Athletic ability wasn’t the only consideration for playing time the first year a Camden County high school football team won a state championship.

There weren’t enough hand-me-down uniforms to dress every player on the all-black Ralph Bunche High School team during its 1960 state championship run.

And those who started for the Hornets got plenty of playing time. Most players stayed on the field the entire game, playing both offense and defense.

Lemon Dawson, a wide receiver/right tackle, said it was even a challenge convincing the superintendent of Camden County schools to authorize a bus to take players to an away game. And when one was approved, it was often one of the smaller buses that prevented the entire team from making the trip.

“It came down to the superintendent,” Dawson said. “If she had a good day, we got one.”

While it never happened during the state title year, there were times when parents had to drive players to away games.

Home games were played on the same field in Woodbine where the all-white Camden County Hurricanes played. The difference was white spectators were the ones who stood outside the fence surrounding the field when the Hornets played.

Away games provided more challenges than just getting a bus. Motels were segregated at the time, so players had to stay with athletes on the opposing team if the game was too far to return that night. There were plenty of away games where the team would return to Woodbine at 4 a.m. or later, players said.

They were not allowed to stop for meals in restaurants, so they brought bagged lunches. Players were banned from restrooms at businesses, so the bus had to pull to the side of the road.

“We were used to all that stuff. We grew up in Georgia in the old days,” said McArthur Hill, a fullback on the team.

Mac Sullivan, quarterback/punter, said coach Clifford Paul was a disciplinarian who had high expectations for his players on and off the field. He taught the shotgun formation and the spread offense years before college teams adopted them.

“He gave us the ability to think like football players,” Sullivan said. “Every football game, I knew we were going to win.”

Despite his confidence, the team was runner-up for the state title in 1958 and 1959, before winning it the following year with a 10-1-1 record. Perhaps the biggest challenge that year was surviving the rigors of playing three playoff games in one week to win the state title.

In what would have been a clear violation of high school athletic rules nowadays, the Hornets played three playoff games in one week, including one on a Tuesday. They avenged the team’s lone loss of the season to a Douglas County team in the first round of the playoffs 14-0. The state championship game was played a week later in Woodbine, where a Henry County team got blown out 45-2.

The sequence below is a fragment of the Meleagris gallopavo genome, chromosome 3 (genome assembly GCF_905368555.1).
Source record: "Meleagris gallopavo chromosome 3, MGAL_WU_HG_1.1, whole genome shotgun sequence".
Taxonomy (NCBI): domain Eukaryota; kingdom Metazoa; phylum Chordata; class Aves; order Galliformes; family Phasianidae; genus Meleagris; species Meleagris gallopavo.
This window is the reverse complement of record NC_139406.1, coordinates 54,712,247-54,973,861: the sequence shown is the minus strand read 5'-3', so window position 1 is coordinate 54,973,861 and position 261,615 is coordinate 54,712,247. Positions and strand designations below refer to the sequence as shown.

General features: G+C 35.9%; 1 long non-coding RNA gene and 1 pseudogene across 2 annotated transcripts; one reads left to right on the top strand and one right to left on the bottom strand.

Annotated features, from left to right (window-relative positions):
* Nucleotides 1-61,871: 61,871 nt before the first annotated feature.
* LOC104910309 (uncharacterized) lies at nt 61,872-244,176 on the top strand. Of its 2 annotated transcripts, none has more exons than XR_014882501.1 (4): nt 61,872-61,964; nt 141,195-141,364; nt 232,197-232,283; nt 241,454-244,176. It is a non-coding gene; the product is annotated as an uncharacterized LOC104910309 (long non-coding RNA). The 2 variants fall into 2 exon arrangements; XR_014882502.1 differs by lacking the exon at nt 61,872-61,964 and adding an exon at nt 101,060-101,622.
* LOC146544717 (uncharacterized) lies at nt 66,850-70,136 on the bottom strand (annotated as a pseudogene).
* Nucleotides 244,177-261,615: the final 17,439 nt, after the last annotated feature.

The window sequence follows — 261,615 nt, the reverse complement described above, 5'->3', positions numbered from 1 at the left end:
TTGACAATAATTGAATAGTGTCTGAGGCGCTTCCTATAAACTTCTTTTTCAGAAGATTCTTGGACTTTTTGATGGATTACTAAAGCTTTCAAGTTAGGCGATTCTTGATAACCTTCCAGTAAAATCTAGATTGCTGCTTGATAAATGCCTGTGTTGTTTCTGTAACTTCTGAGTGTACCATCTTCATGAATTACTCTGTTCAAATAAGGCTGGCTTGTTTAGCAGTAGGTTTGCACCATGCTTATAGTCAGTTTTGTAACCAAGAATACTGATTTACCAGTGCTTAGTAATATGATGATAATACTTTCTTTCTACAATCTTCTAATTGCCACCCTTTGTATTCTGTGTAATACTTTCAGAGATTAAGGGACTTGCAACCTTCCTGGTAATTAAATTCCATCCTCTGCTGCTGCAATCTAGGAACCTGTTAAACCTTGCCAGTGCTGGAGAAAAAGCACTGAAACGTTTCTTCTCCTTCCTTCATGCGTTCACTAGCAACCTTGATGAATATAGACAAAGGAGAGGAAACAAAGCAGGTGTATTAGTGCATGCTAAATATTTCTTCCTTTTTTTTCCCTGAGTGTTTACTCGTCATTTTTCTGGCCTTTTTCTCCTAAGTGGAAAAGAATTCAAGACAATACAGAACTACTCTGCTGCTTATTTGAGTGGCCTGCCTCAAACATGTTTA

More than 3,000 black and white fans filled the grandstands for that game, celebrating the victory afterward together.

Ken Smith, a right tackle on the team, credited stern teachers and coaches for the team’s success. He said he stuttered when he spoke in high school until a teacher selected him to read in public.

“She took me in the room one day and said, “you will read this with proper pronunciation,’” he said.

Smith, who has served as Kingsland mayor since 2002, said the teacher helped him overcome his struggle to speak in public.

Ralph Bunche and Camden County high schools merged in 1970, in what former players said was a very smooth transition.

Robert Cummings, a backup quarterback on the championship team, credited Gilman Paper Co., the county’s largest employer at the time, with helping with a transition. The paper company, which employed as many as 1,200 employees at its peak, hired a racially diverse group of employees.

“The children were able to work together. They were already together,” he said.

The players always wanted a chance to play the all-white Camden team before integration, but players said the two teams only faced each other one time for one scrimmage, and the Hornets were the superior team.

After integration in 1970, the new high school was nicknamed the Wildcats. In the decade of the 2000s, the team won three state football titles.

Former Ralph Bunche players believe Camden County’s first state title in football has been forgotten by most people because of the recent success of the Wildcats.

That will end when a traveling Smithsonian display, Hometown Teams, comes to the Kingsland library Oct. 1 through Nov. 12.

The team will have memorabilia on display as part of the exhibit.

And players on the team have been named grand marshals of the Kingsland Catfish Festival parade that begins 8 p.m. Saturday.

Dawson said memories of the team remain vivid and players on that championship team still maintain close contact.

“Anytime you bleed together, work together, train together, you keep that bond,” he said. “You can never forget that.”

Reporter Gordon Jackson writes about Camden County and other local topics. Contact him at, on Facebook or at 464-7655.

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